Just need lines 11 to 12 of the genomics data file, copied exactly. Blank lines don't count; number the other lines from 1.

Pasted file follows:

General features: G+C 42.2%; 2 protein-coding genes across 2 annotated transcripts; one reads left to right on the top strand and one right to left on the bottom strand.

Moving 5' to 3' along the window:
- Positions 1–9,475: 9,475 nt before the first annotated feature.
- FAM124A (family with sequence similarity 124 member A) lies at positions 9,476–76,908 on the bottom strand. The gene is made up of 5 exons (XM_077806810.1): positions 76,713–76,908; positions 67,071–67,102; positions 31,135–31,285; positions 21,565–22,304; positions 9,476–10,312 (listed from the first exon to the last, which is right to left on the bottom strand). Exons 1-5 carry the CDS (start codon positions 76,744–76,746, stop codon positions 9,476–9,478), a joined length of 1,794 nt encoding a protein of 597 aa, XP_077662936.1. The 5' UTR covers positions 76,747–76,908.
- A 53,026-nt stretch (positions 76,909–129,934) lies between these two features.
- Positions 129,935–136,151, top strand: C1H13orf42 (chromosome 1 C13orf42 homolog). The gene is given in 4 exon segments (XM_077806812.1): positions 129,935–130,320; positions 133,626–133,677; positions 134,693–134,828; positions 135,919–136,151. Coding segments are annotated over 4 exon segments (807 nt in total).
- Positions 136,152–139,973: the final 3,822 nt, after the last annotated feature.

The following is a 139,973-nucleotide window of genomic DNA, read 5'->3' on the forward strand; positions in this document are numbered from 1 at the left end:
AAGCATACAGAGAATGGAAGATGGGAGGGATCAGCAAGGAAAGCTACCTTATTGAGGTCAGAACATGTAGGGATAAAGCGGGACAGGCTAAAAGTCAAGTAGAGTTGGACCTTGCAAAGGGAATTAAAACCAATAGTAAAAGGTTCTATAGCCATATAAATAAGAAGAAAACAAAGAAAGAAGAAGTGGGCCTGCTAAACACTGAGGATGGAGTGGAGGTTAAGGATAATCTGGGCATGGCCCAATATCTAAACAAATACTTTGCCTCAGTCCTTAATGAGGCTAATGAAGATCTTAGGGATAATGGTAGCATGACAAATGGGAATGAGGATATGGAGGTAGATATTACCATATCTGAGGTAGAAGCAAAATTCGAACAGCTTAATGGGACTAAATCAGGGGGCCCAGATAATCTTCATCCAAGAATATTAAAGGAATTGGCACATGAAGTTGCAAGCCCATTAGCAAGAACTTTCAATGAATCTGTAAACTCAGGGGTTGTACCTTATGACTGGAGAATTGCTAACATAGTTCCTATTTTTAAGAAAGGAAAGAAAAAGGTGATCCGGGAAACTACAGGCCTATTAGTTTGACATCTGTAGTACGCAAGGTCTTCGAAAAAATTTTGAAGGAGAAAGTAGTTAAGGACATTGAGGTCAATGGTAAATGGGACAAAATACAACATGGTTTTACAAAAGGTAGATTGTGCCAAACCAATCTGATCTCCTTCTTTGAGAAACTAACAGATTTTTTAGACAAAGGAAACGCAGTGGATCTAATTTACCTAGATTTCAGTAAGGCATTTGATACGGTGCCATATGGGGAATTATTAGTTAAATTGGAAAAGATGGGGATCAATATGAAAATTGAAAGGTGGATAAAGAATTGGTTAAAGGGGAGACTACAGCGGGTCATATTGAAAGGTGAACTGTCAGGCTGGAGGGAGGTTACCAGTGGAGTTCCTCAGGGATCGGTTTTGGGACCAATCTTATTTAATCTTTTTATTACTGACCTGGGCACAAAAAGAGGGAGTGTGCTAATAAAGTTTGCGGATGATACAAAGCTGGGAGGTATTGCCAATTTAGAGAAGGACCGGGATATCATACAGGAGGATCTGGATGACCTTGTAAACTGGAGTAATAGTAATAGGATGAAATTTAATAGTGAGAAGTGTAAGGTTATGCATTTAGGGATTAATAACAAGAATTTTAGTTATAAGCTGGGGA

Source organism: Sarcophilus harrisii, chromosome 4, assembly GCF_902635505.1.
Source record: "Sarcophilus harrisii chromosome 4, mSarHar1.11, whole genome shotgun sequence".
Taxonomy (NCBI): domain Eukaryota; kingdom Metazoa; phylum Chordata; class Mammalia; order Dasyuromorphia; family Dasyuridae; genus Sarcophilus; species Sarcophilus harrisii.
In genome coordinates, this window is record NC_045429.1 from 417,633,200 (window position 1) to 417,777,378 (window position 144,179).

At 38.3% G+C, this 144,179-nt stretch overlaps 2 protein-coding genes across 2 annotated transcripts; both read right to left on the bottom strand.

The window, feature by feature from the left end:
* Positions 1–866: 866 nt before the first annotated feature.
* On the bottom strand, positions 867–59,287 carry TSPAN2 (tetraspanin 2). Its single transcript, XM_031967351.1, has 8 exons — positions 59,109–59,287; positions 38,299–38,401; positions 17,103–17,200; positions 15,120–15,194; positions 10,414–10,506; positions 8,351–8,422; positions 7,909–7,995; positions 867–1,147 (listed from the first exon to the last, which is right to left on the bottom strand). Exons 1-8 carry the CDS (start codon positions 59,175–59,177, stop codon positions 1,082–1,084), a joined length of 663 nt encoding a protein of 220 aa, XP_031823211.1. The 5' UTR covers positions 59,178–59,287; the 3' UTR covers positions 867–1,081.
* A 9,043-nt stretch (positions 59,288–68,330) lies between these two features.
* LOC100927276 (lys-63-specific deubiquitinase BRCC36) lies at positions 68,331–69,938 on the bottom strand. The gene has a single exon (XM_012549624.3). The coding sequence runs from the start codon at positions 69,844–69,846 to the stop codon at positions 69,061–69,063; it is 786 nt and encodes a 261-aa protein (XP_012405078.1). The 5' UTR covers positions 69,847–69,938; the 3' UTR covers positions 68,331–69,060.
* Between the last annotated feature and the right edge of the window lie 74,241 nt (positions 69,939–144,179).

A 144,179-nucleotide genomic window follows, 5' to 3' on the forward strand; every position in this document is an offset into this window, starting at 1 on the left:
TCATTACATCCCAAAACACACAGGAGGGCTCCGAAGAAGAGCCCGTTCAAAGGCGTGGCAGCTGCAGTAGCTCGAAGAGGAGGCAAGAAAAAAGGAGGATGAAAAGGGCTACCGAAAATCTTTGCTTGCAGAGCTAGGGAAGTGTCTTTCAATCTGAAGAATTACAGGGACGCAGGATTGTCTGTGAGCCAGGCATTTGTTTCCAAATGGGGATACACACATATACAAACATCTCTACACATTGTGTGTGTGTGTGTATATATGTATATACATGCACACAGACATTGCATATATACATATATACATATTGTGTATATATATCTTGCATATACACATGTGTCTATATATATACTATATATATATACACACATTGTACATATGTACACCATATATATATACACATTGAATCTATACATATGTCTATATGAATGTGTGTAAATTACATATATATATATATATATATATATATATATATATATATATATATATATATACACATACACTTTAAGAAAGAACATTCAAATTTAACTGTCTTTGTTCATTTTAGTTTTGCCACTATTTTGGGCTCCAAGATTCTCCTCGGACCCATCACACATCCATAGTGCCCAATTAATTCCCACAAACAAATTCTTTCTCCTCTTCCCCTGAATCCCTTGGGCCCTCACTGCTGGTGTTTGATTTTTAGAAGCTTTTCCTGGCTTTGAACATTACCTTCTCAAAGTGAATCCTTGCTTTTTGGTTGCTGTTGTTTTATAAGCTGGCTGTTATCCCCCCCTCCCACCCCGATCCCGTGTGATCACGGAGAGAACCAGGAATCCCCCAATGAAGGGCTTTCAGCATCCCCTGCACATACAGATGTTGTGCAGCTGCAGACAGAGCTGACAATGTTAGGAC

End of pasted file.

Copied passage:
Source record: "Sarcophilus harrisii chromosome 4, mSarHar1.11, whole genome shotgun sequence".
Taxonomy (NCBI): domain Eukaryota; kingdom Metazoa; phylum Chordata; class Mammalia; order Dasyuromorphia; family Dasyuridae; genus Sarcophilus; species Sarcophilus harrisii.